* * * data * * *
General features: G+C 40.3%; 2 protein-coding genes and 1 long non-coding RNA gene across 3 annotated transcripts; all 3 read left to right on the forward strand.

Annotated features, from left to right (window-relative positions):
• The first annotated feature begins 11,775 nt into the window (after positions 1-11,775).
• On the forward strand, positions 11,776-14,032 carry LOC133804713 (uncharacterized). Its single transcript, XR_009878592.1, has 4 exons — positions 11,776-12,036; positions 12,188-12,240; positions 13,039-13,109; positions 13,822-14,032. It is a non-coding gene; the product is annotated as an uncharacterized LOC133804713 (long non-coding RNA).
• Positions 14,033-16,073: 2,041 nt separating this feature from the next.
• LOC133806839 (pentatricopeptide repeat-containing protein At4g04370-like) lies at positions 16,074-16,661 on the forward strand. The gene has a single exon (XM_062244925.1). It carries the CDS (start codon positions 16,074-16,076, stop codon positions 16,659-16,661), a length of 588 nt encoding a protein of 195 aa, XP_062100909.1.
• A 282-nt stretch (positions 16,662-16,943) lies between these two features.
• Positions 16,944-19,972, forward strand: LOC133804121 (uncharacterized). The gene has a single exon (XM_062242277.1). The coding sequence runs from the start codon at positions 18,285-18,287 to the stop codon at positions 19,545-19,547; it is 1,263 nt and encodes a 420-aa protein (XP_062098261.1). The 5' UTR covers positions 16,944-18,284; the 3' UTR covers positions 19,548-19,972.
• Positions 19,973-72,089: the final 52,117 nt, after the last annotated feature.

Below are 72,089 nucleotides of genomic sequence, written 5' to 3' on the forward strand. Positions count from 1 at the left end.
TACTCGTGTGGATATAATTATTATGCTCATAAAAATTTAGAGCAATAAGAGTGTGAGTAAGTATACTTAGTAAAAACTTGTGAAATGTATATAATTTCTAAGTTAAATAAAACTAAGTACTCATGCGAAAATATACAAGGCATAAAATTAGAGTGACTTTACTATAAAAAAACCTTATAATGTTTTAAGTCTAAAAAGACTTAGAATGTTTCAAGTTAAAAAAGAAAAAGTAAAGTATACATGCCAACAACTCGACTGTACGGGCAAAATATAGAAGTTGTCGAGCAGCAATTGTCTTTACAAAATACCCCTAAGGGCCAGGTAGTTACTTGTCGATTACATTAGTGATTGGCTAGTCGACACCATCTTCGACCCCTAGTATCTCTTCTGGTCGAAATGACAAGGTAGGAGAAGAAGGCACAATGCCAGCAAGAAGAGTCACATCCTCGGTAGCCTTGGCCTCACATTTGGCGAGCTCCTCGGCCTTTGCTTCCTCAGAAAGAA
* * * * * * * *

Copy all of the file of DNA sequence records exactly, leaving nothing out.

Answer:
General features: G+C 40.3%; 2 protein-coding genes and 1 long non-coding RNA gene across 3 annotated transcripts; all 3 read left to right on the forward strand.

Annotated features, from left to right (window-relative positions):
• The first annotated feature begins 11,775 nt into the window (after positions 1-11,775).
• On the forward strand, positions 11,776-14,032 carry LOC133804713 (uncharacterized). Its single transcript, XR_009878592.1, has 4 exons — positions 11,776-12,036; positions 12,188-12,240; positions 13,039-13,109; positions 13,822-14,032. It is a non-coding gene; the product is annotated as an uncharacterized LOC133804713 (long non-coding RNA).
• Positions 14,033-16,073: 2,041 nt separating this feature from the next.
• LOC133806839 (pentatricopeptide repeat-containing protein At4g04370-like) lies at positions 16,074-16,661 on the forward strand. The gene has a single exon (XM_062244925.1). It carries the CDS (start codon positions 16,074-16,076, stop codon positions 16,659-16,661), a length of 588 nt encoding a protein of 195 aa, XP_062100909.1.
• A 282-nt stretch (positions 16,662-16,943) lies between these two features.
• Positions 16,944-19,972, forward strand: LOC133804121 (uncharacterized). The gene has a single exon (XM_062242277.1). The coding sequence runs from the start codon at positions 18,285-18,287 to the stop codon at positions 19,545-19,547; it is 1,263 nt and encodes a 420-aa protein (XP_062098261.1). The 5' UTR covers positions 16,944-18,284; the 3' UTR covers positions 19,548-19,972.
• Positions 19,973-72,089: the final 52,117 nt, after the last annotated feature.

Below are 72,089 nucleotides of genomic sequence, written 5' to 3' on the forward strand. Positions count from 1 at the left end.
TACTCGTGTGGATATAATTATTATGCTCATAAAAATTTAGAGCAATAAGAGTGTGAGTAAGTATACTTAGTAAAAACTTGTGAAATGTATATAATTTCTAAGTTAAATAAAACTAAGTACTCATGCGAAAATATACAAGGCATAAAATTAGAGTGACTTTACTATAAAAAAACCTTATAATGTTTTAAGTCTAAAAAGACTTAGAATGTTTCAAGTTAAAAAAGAAAAAGTAAAGTATACATGCCAACAACTCGACTGTACGGGCAAAATATAGAAGTTGTCGAGCAGCAATTGTCTTTACAAAATACCCCTAAGGGCCAGGTAGTTACTTGTCGATTACATTAGTGATTGGCTAGTCGACACCATCTTCGACCCCTAGTATCTCTTCTGGTCGAAATGACAAGGTAGGAGAAGAAGGCACAATGCCAGCAAGAAGAGTCACATCCTCGGTAGCCTTGGCCTCACATTTGGCGAGCTCCTCGGCCTTTGCTTCCTCAGAAAGAA